Rambo Run Labradors, AKC REG. in partnership with Invictus Labradors
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Crate Training Your New Puppy

Dogs feel secure in small, enclosed spaces. 

Crate training is not cruel nor should it be punishment for Puppy. Dogs are den animals and they like to have a place where they can curl up in and feel secure. Choose a crate where he has enough room to stand up, turn around and lie down. Dogs do not like to eliminate where they sleep or eat. However, if you get a huge crate for a small dog he may do so in one end and sleep in the other. For a Labrador puppy, you may need to buy two different crate sizes or purchase a crate with a divider you can adjust as he grows. If you can’t get a crate, place your puppy in a small-delimited area like the kitchen or bathroom. 

A proper size crate for the puppy should be:
·      A calm place to sleep;
·      A clean place to eat uninterrupted;
·      A safe place to stay.
·      A comfortable place to lay down.
Make sure your puppy is very tired and sleepy before putting him in the crate. Use a easy-word command for your dog to enter his crate, for example, "KENNEL"; throw in a treat when the puppy enters, praise him and close the crate door. Remember, your dog still needs time to play and eliminate. Maintain a regular schedule of trips outdoors so as not to confine him too long.

If the puppy first cries when you leave him, leave him alone. The average crying should last a few minutes. Do not pick on him. If the crying last for more than 15-20 minutes, then, he needs some comfort and company. take him out and play for a little while until he is tired.
If he wakes up in the middle of the night crying, he needs to go potty. It'll take longer this time for him to fall sleep, but sure enough he will.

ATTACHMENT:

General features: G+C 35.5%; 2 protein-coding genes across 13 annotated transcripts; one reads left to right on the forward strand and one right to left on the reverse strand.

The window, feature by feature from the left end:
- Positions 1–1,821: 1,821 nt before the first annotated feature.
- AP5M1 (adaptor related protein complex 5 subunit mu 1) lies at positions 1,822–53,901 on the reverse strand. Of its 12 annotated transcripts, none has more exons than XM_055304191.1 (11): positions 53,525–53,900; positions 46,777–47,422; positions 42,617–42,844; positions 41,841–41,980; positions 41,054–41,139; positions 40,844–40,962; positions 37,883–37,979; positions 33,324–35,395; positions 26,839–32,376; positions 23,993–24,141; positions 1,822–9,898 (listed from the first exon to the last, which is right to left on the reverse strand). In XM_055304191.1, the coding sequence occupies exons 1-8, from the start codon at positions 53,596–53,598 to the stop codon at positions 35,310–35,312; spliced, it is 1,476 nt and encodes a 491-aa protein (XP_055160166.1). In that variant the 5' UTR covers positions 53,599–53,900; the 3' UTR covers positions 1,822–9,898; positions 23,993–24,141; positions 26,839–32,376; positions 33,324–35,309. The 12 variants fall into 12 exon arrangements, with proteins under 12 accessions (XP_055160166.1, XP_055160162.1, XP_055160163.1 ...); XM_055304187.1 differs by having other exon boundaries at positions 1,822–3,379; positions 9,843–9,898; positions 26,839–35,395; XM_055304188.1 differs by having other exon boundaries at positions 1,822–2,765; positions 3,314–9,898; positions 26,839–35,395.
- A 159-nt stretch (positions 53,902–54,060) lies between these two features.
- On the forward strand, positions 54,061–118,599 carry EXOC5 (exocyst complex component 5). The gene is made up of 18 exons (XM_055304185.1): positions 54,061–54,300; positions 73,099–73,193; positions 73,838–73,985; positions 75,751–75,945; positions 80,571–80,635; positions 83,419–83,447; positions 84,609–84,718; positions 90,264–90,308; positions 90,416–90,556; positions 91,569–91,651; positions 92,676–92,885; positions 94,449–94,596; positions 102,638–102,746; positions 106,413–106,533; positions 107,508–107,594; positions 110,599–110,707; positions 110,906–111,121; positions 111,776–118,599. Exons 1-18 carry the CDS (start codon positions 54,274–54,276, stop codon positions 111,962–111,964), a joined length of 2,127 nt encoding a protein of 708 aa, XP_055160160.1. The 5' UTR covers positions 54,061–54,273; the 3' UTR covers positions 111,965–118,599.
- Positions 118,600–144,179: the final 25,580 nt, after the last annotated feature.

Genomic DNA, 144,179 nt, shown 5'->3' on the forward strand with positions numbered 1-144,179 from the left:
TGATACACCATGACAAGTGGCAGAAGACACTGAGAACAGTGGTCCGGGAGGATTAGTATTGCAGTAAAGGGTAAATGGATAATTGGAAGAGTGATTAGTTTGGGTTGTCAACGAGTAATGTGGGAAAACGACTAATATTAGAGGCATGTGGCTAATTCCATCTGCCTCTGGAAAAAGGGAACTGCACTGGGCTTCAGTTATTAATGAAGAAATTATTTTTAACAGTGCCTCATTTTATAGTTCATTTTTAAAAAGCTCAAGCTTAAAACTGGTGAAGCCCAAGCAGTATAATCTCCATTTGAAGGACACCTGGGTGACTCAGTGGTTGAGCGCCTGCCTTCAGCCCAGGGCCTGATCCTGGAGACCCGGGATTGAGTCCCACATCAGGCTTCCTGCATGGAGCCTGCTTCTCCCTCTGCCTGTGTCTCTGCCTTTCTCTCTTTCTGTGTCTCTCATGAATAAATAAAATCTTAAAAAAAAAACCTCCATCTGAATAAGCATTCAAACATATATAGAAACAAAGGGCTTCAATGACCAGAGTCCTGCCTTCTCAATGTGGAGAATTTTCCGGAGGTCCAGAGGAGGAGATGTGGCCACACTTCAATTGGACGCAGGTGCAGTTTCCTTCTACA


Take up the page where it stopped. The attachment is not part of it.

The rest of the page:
Your dog can stay in his crate comfortably for twice as many hours as many months old he is,(2 month old pup = 4 hours in his crate). Following this rule, there should not be "accidents" in the crate.
Up to what age do you use the crate? Puppies have to earn their freedom. The moment will come when you have stopped to say "no, leave it" or "drop it" all day long. Leave him roaming free for short periods of time, and then increase them.

A crate is not a substitute for human companionship. Use of a crate should be limited to no more than 4 hours at a time during the day; longer during the night. If your work schedule is longer than that, consider getting a dog walker to exercise the puppy for you at midday. There are also Dog Day Care centers that can have the dog during the day.

Crates are not to be used for punishment. The crate must be viewed by the puppy as a safe place to be. Do not allow your children to torment the puppy while crated. Make sure he has fresh water, a sturdy bed and safe toys (rotate toys daily so he always has different ones and a different combination) If you stay away from home for 8-9 hours a day, then be prepared to clean the mess, and give your puppy quality time as much as you can. If you stay away from home for more than 9-10 hours a day, then you should not have a puppy. You should wait for the correct time or consider to get an older puppy or adult dog.